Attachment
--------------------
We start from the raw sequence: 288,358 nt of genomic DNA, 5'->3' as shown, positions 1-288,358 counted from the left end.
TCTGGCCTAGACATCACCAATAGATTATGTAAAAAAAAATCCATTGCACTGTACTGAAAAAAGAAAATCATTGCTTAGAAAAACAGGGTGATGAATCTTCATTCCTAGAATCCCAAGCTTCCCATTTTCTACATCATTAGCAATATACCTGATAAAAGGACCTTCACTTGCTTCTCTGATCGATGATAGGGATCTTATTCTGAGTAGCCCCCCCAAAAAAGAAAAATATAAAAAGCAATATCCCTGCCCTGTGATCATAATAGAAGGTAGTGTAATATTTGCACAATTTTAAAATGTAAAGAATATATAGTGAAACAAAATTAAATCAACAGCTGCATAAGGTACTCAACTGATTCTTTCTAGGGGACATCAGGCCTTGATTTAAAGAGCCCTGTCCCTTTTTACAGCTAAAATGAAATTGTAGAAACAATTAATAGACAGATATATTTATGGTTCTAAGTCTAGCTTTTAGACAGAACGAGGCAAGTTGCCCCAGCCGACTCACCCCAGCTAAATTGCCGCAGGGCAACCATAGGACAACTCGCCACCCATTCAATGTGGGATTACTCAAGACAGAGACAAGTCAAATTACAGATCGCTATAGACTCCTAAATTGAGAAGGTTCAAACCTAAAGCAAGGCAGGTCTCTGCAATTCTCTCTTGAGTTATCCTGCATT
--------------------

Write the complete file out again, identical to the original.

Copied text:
We start from the raw sequence: 288,358 nt of genomic DNA, 5'->3' as shown, positions 1-288,358 counted from the left end.
TCTGGCCTAGACATCACCAATAGATTATGTAAAAAAAAATCCATTGCACTGTACTGAAAAAAGAAAATCATTGCTTAGAAAAACAGGGTGATGAATCTTCATTCCTAGAATCCCAAGCTTCCCATTTTCTACATCATTAGCAATATACCTGATAAAAGGACCTTCACTTGCTTCTCTGATCGATGATAGGGATCTTATTCTGAGTAGCCCCCCCAAAAAAGAAAAATATAAAAAGCAATATCCCTGCCCTGTGATCATAATAGAAGGTAGTGTAATATTTGCACAATTTTAAAATGTAAAGAATATATAGTGAAACAAAATTAAATCAACAGCTGCATAAGGTACTCAACTGATTCTTTCTAGGGGACATCAGGCCTTGATTTAAAGAGCCCTGTCCCTTTTTACAGCTAAAATGAAATTGTAGAAACAATTAATAGACAGATATATTTATGGTTCTAAGTCTAGCTTTTAGACAGAACGAGGCAAGTTGCCCCAGCCGACTCACCCCAGCTAAATTGCCGCAGGGCAACCATAGGACAACTCGCCACCCATTCAATGTGGGATTACTCAAGACAGAGACAAGTCAAATTACAGATCGCTATAGACTCCTAAATTGAGAAGGTTCAAACCTAAAGCAAGGCAGGTCTCTGCAATTCTCTCTTGAGTTATCCTGCATT